Oscar Wilde once said, “Sarcasm is the lowest form of wit.”

Well, Oscar, I disagree. Because I think I’m pretty damn witty. And I’m also very sarcastic.

Sarcasm has become a regular part of my rhetoric. I use it to flirt, I use it to joke around with my friends, I use it to give my little brother a hard time practically daily. Sometimes, I’ll even use it to describe myself (either in modesty or self-deprecatingly).

But if I’m totally honest with myself, Wilde is right.

Sarcasm is a cheap form of humor; it requires minimal thought or cleverness to execute. So why has it become such commonplace in modern society?

the popularization of sarcasm

The word “Sarcasm” derives from the Greek word “sarkazein,” which means “to tear flesh, bite the lip in rage, sneer.” Ironic, isn’t it? That the word itself comes from a place of hurt and violence. More on that later.

Sarcasm first appeared in English in 1579, which means it’s not a new concept by any means, but it seems that its popularity has sky rocketed recently.

This is probably partially in thanks to the popularization of shows like Comedy Central Roast and, one of my personal favorites (though not around anymore), The Colbert Report. You have to admit; watching people make fun of each other is pretty hilarious.

Social media has also likely given rise to the popularity of sarcasm. Behind the shield of a computer screen and internet identity, the average person has more courage to use a form of communication that can often seem offensive. Plus the perfectly crafted sarcastic or ironic comment or tweet can take time to come up with—time that social media, versus in-person conversation, easily provides.

Studies show, however, that sarcasm may actually be good for you. Various academic research studies (seriously) have shown that sarcasm enhances creative problem solving, exercises the brain more than sincere statements, and makes our brains sharper. Those who cannot understand sarcasm are perceived as naïve or inferior. A lack of understanding of sarcasm can even be a sign of brain disease.

If that’s the case, then bring on the sarcasm, right? Wrong.

the four biggest problems with sarcasm

Despite the reasonable case for the positives of sarcasm, there are some heavily weighted negatives to take into consideration as well. If not considered, the popularization of sarcasm may just be our downfall.

#1 sarcasm is a subtle form of bullying

Unfortunately, bullying is a serious problem in our society, especially at a young age. It manifests itself in many different ways— one of which could be sarcasm. If school-aged children are exposed to sarcasm, they may adopt it as a way to subtly bully others. And, quite frankly, bullying happens well into adulthood. Using sarcasm to bring others down and impress a feeling of superiority on others reflects the type of power imbalance characteristic of bullying.

#2 sarcasm is counterproductive

When attempting to communicate with another person, sarcasm is just a roundabout way to get to your conversational destination. For someone who uses sarcasm frequently, the lines between a “joke” and what’s “real” become blurred. Other people may not know when you’re being serious, and that’s counterproductive to what you’re trying to accomplish in this conversation.

#3 sarcasm is a defense mechanism

This is true in two ways. First, people often use sarcasm as a crutch. It prevents them from saying what they really mean by masking their true feelings as a “joke” instead of coming right out and saying what’s really on their mind. Second, sarcasm usually stems from some sort of insecurity. Someone might impart a sarcastic comment on someone else when that’s really how they feel about themselves.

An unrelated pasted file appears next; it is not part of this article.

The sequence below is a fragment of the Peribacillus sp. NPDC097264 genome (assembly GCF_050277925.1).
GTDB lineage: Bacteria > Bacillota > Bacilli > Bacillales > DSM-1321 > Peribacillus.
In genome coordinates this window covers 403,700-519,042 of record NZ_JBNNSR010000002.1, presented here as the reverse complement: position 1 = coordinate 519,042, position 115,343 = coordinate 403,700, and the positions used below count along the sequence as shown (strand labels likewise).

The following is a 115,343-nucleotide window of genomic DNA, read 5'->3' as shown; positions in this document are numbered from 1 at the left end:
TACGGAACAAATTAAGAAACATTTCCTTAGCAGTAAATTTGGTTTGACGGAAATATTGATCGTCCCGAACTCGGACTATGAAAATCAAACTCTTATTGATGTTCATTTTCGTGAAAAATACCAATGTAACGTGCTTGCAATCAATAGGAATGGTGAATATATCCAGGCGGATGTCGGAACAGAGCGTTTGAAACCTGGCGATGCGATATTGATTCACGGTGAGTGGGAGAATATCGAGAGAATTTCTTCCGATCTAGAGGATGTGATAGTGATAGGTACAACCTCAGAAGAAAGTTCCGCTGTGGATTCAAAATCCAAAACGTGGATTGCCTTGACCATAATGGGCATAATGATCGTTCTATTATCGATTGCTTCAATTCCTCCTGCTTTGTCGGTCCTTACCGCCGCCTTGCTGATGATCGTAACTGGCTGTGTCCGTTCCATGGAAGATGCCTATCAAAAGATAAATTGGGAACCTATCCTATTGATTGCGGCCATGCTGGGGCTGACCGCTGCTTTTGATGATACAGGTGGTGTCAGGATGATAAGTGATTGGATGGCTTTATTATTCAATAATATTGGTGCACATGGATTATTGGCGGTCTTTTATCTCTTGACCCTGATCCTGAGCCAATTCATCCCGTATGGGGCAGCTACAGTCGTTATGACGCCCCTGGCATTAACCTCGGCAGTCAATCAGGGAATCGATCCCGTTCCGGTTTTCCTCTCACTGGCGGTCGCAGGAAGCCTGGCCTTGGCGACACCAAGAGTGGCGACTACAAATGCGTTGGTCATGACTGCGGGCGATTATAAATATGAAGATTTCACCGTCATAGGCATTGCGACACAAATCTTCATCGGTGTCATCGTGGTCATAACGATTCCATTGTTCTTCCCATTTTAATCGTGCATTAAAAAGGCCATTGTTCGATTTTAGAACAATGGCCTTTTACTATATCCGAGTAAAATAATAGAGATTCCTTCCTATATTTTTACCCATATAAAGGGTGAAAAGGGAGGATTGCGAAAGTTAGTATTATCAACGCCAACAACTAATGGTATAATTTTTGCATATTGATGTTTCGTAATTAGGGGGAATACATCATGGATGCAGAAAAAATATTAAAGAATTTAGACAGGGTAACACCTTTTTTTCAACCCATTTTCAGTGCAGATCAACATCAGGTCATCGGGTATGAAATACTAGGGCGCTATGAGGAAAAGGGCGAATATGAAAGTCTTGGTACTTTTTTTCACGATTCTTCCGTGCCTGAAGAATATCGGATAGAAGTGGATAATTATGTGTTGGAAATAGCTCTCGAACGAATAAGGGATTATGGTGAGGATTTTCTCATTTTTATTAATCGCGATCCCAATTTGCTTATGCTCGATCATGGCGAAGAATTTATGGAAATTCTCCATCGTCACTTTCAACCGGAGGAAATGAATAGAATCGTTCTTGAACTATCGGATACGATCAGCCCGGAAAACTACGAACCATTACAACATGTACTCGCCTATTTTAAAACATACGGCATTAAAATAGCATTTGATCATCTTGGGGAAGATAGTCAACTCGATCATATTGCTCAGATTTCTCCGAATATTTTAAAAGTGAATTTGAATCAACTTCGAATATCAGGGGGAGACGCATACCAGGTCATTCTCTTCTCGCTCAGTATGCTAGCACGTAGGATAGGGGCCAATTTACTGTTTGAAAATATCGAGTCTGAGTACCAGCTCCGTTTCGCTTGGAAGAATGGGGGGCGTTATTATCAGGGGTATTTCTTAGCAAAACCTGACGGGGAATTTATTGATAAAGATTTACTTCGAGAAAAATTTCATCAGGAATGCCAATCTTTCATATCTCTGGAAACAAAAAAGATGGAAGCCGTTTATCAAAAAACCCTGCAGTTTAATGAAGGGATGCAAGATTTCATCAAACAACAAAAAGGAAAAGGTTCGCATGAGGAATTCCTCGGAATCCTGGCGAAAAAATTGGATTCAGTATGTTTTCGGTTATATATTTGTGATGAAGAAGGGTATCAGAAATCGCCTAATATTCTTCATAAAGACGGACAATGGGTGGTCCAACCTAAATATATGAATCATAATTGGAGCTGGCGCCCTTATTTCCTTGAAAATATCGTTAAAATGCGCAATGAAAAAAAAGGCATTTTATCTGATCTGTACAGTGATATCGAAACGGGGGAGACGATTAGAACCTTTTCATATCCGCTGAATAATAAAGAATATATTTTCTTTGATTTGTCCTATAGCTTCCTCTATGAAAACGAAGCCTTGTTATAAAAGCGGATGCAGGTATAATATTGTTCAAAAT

And finally, most importantly…

#4 sarcasm desensitizes people to true insults and hostility

“Aw, come on, I was just kidding.” “Don’t get all offended, it was just a joke.” How many times have you heard someone say that right after they directly insulted you? Not a very funny joke when someone hurts you, is it?

But when someone says they’re “just kidding,” we feel like we have to sit there and take it, or we feel bad for feeling upset by that person’s comment, like it’s wrong that we feel that way. That’s the desensitization caused by sarcasm.

I worry for society if we continue on this path of desensitization because it allows bullies and jerks to get away with things that they shouldn’t. Pretty soon, outright insults and hostility disguised as sarcasm and irony will become the norm and that’s not okay.

what to do about sarcasm

Guess what? You don’t have to be hostile to be funny. Clever wit, not at the expense of others, is more effective in humor than mocking someone else. If you can’t manage that, then just memorize the movies “Step Brothers” and “Anchorman” and quote those in regular conversation. You’ll do just fine with that.

Quite frankly, human beings could benefit from being more direct in conversation. If sarcasm is a way to avoid saying what you mean, then don’t avoid it. Say what you mean and mean what you say. If you have to deliver bad news or a negative comment, do so delicately and politely rather than masked in a “joke” that will probably do more damage than good.

As I’ve mentioned, I am admittedly a sarcastic person, but I never intend to be hurtful when I use sarcasm. I never go out of my way to cut other people down or make them feel bad about themselves, but sometimes you really have to think before you speak. You never know how your words could affect someone else.

At the end of the day, I’m still going to laugh at Comedy Central Roast and slow clap Colbert’s punch lines, but maybe in our day-to-day life, sarcasm isn’t the best communicative tactic.

But, if you have to be sarcastic, try to avoid making someone else the butt of your joke. Unless it’s Donald Trump. He’s fair game.the four biggest problems with sarcasm

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